At Threat Stack, we process tens of billions of events for customers each day. Insight into that amount of data gives us a unique perspective to identify meaningful trends in AWS service usage. Two such trends we’ve recently observed have been increased usage of Amazon Elastic Container Registry (ECR) and AWS Systems Manager. To ensure that our customers use these services securely, we have added default alerting rules for ECR and Systems Manager to Threat Stack. Let’s look at some of the new rules and their filters.
You all know what a container registry is, but what’s great about Amazon ECR is how integrated it is with Amazon Elastic Container Service (ECS). Of course Threat Stack already instruments ECS environments with granular detail from Amazon Linux 2 and Docker at runtime. Now, we can deliver more security observability into how static Docker images are sourced within ECR.
Here’s what Threat Stack’s new CloudTrail ECR rules include out of the box:
In particular, let’s look at the rule CloudTrail: ECR Image Scan Findings – Severity HIGH.
Figure 1: Screenshot of Threat Stack Rules UI for CloudTrail: ECR
The filter syntax here is the most interesting bit, so here’s a closer look:
event_type = "cloudtrail" and eventSource = "ecr.amazonaws.com" and eventName = "DescribeImageScanFindings" and responseElements.imageScanFindings.findingSeverityCounts.HIGH > 0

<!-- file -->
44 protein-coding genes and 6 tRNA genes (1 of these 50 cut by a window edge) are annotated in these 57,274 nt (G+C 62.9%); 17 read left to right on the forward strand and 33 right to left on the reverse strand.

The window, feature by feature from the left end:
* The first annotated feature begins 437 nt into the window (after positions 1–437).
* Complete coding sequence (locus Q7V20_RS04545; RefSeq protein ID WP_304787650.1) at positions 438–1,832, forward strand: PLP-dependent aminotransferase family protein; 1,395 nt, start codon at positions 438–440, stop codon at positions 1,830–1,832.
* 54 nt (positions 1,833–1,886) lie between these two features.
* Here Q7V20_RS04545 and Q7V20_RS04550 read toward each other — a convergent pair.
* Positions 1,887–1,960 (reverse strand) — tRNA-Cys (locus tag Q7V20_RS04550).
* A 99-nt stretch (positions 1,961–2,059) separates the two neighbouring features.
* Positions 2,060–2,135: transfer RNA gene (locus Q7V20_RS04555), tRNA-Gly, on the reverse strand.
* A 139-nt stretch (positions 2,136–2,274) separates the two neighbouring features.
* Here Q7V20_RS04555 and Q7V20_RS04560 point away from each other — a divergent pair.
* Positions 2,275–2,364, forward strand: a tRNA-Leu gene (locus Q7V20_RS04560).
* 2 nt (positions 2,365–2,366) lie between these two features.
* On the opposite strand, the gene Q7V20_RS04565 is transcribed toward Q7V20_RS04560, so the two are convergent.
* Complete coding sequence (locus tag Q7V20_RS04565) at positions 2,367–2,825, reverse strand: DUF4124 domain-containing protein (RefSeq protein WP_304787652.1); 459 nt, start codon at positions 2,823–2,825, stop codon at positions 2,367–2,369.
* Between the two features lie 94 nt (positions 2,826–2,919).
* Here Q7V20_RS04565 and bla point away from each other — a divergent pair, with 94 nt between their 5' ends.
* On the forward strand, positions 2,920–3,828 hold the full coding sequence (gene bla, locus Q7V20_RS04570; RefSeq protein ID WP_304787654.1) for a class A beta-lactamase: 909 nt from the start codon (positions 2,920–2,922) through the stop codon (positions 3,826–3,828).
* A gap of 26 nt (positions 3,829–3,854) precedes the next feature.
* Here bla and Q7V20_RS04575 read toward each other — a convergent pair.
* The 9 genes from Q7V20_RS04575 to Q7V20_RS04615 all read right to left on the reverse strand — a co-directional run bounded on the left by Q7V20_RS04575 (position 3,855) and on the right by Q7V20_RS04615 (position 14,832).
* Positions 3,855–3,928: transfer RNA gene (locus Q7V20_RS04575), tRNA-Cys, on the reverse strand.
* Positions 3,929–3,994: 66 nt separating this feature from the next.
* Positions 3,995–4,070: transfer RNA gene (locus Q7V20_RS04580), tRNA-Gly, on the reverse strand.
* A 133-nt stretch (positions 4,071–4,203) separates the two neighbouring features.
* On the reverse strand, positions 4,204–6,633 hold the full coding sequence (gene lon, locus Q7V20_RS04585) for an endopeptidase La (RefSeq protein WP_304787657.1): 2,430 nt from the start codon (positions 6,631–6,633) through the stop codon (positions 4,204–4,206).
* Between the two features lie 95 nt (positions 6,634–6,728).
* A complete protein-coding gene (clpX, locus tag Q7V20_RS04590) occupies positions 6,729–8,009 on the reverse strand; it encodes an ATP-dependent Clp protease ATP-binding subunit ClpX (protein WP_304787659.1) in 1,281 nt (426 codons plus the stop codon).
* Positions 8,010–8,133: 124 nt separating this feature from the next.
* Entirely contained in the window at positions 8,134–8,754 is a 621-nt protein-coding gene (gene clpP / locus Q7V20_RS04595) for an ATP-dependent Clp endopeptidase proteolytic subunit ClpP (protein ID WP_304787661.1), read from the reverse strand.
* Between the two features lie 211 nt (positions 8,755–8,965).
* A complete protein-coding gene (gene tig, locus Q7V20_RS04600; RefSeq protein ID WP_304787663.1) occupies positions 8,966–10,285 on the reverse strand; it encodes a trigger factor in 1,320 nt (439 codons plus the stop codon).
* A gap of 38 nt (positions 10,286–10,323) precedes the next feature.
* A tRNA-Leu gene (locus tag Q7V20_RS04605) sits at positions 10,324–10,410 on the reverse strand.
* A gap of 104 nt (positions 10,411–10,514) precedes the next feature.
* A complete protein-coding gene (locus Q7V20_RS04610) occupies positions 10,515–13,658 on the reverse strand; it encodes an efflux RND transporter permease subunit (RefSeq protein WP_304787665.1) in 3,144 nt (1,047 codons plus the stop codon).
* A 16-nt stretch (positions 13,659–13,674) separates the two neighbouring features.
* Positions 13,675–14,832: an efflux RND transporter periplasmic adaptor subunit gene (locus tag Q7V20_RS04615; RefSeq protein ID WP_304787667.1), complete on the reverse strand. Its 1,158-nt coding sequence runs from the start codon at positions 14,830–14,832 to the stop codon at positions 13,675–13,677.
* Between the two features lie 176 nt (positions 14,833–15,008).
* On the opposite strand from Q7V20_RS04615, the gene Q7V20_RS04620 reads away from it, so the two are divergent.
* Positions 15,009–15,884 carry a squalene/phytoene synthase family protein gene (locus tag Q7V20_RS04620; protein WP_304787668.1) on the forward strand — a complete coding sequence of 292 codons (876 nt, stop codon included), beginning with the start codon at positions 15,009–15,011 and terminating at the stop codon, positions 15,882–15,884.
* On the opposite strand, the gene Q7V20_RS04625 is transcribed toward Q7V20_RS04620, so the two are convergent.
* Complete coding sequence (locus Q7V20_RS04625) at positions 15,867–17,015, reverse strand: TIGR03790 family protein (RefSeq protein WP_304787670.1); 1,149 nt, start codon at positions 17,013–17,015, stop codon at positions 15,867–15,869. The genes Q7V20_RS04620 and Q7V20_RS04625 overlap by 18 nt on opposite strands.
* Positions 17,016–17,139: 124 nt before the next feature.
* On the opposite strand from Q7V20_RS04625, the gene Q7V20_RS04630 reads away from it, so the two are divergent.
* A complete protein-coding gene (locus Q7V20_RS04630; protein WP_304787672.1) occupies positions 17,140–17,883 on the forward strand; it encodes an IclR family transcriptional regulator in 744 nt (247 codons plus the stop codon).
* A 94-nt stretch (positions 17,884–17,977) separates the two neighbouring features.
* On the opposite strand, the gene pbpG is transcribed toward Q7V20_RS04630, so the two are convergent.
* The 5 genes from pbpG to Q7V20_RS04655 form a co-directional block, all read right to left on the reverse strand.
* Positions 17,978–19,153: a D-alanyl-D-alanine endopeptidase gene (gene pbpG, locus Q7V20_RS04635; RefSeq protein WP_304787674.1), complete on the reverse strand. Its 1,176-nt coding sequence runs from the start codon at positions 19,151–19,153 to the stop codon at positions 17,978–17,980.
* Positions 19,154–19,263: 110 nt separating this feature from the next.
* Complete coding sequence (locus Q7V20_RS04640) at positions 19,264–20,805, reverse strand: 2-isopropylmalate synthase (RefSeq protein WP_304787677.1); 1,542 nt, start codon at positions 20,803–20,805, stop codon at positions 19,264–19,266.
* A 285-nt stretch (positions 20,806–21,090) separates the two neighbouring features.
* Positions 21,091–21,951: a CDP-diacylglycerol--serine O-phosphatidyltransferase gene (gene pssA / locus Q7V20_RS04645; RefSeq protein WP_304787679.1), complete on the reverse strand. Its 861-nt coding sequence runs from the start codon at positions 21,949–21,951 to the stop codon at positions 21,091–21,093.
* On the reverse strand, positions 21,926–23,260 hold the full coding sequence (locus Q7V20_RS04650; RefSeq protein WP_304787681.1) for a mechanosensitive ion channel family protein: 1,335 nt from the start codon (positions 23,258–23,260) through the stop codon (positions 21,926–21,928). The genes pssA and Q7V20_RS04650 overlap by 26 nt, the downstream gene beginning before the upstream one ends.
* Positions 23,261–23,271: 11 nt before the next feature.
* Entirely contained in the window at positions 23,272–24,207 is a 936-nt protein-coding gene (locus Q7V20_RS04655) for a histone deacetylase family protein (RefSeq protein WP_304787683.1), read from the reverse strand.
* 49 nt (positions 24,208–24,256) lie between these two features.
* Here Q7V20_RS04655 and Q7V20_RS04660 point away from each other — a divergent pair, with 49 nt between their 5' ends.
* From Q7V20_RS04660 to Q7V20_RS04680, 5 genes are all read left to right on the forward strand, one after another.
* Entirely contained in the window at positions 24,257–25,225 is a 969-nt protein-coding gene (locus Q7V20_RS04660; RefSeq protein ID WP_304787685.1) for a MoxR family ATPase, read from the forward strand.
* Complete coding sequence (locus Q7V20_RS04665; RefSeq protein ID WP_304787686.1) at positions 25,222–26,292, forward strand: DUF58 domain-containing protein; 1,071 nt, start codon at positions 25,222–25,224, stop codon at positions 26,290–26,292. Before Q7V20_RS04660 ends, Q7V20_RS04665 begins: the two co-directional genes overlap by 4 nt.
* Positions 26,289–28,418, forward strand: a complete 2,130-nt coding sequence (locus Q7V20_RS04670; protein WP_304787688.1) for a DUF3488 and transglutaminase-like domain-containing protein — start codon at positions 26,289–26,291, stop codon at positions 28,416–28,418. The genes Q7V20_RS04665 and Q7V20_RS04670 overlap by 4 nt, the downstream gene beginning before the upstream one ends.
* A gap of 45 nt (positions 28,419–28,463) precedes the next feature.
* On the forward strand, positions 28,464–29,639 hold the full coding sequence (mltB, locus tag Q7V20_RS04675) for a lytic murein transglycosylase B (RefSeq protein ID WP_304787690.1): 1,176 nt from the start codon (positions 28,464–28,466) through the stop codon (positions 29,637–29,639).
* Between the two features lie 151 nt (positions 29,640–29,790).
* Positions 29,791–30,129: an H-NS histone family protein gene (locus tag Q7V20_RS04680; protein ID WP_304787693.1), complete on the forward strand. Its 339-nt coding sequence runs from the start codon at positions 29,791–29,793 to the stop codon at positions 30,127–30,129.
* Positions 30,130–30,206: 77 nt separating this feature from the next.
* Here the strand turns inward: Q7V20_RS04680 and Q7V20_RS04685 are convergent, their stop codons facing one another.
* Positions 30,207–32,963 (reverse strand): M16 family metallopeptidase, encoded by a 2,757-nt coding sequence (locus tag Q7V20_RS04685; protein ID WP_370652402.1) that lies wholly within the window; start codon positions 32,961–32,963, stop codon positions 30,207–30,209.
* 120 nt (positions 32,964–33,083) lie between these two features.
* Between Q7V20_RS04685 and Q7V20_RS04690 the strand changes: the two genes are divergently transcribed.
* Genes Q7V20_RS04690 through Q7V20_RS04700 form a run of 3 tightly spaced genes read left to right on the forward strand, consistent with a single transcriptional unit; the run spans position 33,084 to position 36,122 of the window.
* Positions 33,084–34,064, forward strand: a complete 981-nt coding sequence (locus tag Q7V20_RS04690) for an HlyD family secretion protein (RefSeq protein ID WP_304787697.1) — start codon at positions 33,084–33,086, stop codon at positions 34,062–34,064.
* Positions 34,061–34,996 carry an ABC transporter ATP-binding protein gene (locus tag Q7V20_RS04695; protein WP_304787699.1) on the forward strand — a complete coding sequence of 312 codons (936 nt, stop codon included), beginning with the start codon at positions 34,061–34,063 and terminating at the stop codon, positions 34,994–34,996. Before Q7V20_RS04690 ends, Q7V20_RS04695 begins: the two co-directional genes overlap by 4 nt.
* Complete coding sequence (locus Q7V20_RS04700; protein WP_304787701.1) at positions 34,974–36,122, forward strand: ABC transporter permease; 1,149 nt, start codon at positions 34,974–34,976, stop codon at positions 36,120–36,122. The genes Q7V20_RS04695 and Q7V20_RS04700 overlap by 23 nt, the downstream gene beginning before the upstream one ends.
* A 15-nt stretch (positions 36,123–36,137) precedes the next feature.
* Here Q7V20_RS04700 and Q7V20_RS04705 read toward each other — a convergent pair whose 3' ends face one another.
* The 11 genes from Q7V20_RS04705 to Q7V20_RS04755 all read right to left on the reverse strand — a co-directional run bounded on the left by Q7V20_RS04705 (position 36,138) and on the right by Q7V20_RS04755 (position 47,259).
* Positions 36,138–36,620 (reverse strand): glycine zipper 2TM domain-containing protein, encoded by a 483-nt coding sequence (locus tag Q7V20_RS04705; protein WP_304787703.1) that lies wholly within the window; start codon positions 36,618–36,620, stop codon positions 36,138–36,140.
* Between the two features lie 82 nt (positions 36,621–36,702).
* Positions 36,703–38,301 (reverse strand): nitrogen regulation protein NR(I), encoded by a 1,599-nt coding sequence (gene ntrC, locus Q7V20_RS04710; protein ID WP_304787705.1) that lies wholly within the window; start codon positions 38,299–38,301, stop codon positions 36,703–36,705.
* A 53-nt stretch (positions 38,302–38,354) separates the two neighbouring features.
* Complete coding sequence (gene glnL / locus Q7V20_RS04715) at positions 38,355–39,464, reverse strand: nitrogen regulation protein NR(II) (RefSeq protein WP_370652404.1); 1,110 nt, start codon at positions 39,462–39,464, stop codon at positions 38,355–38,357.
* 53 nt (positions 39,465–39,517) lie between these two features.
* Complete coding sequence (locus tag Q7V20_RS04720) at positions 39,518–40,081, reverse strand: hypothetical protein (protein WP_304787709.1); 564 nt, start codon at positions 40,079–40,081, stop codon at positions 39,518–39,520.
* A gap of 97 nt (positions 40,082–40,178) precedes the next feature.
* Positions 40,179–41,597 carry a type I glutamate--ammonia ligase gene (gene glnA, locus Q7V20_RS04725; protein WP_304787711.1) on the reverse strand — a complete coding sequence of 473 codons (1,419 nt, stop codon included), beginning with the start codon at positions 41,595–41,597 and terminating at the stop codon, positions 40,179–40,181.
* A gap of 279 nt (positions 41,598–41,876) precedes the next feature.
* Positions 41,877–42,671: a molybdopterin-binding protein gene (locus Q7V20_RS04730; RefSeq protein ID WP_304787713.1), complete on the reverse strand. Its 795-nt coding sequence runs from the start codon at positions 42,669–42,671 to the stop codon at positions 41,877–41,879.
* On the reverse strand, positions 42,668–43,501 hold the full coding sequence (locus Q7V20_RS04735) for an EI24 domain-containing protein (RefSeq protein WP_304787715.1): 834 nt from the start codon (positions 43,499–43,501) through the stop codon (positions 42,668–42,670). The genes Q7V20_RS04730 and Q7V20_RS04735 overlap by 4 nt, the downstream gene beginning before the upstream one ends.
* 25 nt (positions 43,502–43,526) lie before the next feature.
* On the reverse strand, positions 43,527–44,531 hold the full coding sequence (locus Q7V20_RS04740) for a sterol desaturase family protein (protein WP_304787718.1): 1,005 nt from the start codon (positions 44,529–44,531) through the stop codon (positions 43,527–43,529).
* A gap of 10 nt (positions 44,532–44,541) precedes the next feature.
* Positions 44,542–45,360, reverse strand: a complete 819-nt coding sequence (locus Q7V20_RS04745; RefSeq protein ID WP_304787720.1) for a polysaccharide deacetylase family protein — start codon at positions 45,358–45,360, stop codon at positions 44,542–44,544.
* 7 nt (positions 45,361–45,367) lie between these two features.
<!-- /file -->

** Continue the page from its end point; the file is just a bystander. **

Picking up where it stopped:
Since the CloudTrail event JSON for the ECR image scan findings can potentially contain a long list of CVEs, we use the aggregated
findingSeverityCounts object to take a quick look. From there, follow the AWS documentation to access the full findings from your scan, either through the Amazon ECR console or via the AWS CLI.
Threat Stack’s goal is to alert you as quickly as possible. But feel free to modify the severity settings, and to customize the rule filter. (For more on the Threat Stack query language used above, see our docs.)
AWS Systems Manager is a powerful automation tool with a wide range of features. Two of those features — AWS Systems Manager Session Manager and AWS Systems Manager Run Command — are particularly interesting for auditing purposes.
Figure 2: Screenshot of Threat Stack Rules UI for CloudTrail: SSM
Here’s what Threat Stack’s new CloudTrail Systems Manager rules include out of the box:
With Sev 3 defaults across the board, we anticipate that these alerts will be used mostly for auditing purposes — but they can always be tuned to best suit your needs. Let’s look at the filter syntax for CloudTrail: SSM Information Discovery:
event_type = "cloudtrail" and eventSource = "ssm.amazonaws.com" and (eventName starts_with "Describe" or eventName starts_with "List")
While it’s relatively straightforward, it’s a nice example of the
starts_with operator that’s supported in Threat Stack’s query language.
Custom CloudTrail alerting is but one dimension of the rules you can create in Threat Stack. And once these rules fire, you’ll probably want to dig into the underlying events if you need to conduct an investigation. Check out this investigation of Docker cryptojacking, where we go step-by-step through an alert and its associated events. And look for more investigations as conducted by Threat Stack Cloud SecOps Program℠ analysts coming to this space soon!